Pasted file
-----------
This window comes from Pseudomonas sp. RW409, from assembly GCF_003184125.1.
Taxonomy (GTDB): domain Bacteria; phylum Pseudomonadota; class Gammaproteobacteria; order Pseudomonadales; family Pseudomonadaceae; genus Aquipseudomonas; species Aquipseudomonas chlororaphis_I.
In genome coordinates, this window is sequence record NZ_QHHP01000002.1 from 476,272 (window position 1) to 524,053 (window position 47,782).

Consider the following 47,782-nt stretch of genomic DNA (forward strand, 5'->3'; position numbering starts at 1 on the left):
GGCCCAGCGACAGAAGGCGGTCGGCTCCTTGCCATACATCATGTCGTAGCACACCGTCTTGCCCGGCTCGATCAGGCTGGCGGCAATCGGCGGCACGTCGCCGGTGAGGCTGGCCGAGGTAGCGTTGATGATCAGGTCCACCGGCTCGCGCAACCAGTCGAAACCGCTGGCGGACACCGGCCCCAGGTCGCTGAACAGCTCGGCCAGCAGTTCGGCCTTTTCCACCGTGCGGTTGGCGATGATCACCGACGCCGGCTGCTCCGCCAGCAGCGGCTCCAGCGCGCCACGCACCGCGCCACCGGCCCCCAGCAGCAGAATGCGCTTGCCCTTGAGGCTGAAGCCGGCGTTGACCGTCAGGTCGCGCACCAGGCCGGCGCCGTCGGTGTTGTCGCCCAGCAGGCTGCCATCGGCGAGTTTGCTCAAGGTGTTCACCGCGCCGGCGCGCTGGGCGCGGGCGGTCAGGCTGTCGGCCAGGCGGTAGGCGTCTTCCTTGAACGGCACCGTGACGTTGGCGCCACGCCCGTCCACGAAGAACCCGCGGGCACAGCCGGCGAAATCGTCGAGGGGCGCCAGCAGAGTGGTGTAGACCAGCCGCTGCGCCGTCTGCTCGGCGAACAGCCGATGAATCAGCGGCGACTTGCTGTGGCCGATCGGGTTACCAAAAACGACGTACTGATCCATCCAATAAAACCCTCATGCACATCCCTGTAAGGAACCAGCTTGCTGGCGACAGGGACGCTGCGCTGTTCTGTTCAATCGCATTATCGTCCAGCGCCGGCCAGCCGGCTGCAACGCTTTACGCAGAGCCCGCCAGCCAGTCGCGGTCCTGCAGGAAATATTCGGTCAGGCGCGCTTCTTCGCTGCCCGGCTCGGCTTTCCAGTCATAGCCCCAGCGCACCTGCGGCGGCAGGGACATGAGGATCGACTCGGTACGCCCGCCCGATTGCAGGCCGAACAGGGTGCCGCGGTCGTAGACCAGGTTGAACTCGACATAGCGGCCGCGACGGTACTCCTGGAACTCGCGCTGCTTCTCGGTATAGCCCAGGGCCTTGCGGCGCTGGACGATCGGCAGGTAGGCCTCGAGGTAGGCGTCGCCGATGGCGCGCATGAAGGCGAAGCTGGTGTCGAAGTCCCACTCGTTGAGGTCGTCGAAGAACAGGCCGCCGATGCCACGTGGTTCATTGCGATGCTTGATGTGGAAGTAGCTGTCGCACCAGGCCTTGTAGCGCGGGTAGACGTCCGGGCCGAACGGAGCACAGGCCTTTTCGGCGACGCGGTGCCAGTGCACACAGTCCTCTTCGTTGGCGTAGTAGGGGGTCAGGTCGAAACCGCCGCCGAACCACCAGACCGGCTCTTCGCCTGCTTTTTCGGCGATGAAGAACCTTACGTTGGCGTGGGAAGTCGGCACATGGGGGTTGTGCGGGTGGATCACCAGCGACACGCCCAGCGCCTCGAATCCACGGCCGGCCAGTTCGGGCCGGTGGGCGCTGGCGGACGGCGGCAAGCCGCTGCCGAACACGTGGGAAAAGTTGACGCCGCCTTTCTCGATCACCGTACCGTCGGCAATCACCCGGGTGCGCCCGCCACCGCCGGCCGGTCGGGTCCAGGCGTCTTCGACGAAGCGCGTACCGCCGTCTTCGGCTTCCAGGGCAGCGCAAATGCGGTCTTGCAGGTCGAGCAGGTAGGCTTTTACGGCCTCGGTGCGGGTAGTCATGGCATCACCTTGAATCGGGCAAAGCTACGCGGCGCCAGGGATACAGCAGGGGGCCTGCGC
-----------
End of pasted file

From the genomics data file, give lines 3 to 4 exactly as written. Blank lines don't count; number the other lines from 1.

In genome coordinates, this window is sequence record NZ_QHHP01000002.1 from 476,272 (window position 1) to 524,053 (window position 47,782).

Consider the following 47,782-nt stretch of genomic DNA (forward strand, 5'->3'; position numbering starts at 1 on the left):